In the energy and utilities sector, there’s a huge dependence on SCADA systems (Supervisory Control and Data Acquisition). They’re used for everything from automating plant machinery to controlling supply. So, in turn, end-users rely heavily on those systems, too – that means all of us.
However, the number of application vulnerabilities found in SCADA systems has grown significantly over the past few years. What were once seen as isolated, secure systems that could be relied upon are now the target of considerable risk.
And that risk has been largely caused by SCADA systems – and an attitude towards them – that simply hasn’t kept up with change.
Once, SCADA systems were highly isolated from the wider network – and certainly from the internet. As a result, exposure was limited to internal threats. Even where vulnerabilities may have existed, they did not score highly in terms of criticality.
Today, the energy and utilities sector has changed. Looking for new efficiencies, cost savings, and flexibility, SCADA systems are more integrated than ever before. The cloud, the internet, and widespread networking sees SCADA systems that are accessible remotely from anywhere in the world. Some leading platforms even include web-based applications, a constantly connected point of access.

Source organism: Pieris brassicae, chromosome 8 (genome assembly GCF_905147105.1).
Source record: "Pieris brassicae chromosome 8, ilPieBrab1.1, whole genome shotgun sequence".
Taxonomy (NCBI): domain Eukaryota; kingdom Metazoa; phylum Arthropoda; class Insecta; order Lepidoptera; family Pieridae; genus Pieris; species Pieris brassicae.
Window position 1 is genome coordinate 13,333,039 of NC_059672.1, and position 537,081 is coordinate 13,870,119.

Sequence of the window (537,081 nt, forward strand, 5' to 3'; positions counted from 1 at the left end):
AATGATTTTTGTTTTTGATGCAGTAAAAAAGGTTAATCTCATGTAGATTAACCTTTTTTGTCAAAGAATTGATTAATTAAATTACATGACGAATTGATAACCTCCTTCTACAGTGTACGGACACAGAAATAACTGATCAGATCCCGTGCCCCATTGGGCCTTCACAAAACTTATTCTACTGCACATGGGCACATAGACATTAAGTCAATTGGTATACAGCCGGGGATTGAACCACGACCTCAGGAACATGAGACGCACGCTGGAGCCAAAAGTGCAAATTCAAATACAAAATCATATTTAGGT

These are all good things. They come with opportunities to work more flexibly, to monitor more continuously, and to increase availability.
But they also come with security concerns that just didn’t apply to SCADA systems before. Now, whether it’s the core SCADA software or a connected technology like ActiveX that’s vulnerable, attackers potentially have several attack vectors to choose from.
Given their very important role, it’s tempting to think that SCADA systems are somehow distinct from the more familiar Microsoft Office suite, or that handy third-party collaboration application you’ve found. After all, they require specialist expertise to operate.
Unfortunately, they don’t require specialist expertise to attack – no more than any other piece of software. Some input goes in, the system parses it, and then does something as a result. That’s all attackers need to know.
SCADA systems aren’t special. They potentially face the same threats and vulnerabilities as anything else in your infrastructure.
However, there is one crucial way in which SCADA software sets itself apart – it’s seriously behind the times:
In this climate, energy and utility companies need to take the lead. It’s only then that SCADA system developers will put security in the spotlight.
To some degree, an intelligent implementation is the secret to a secure SCADA system. Following best practices can minimise an organisation’s exposure to threats that exploit application vulnerabilities.
However, this isn’t 100% efficient. Even if a company is using secure SCADA communication protocols and restricting access to trusted hosts, the uncertain threat of unknown, undiscovered vulnerabilities will always remain.
That’s why the focus should be on awareness and intelligence. After all, when you know a vulnerability exists, you can do something about it.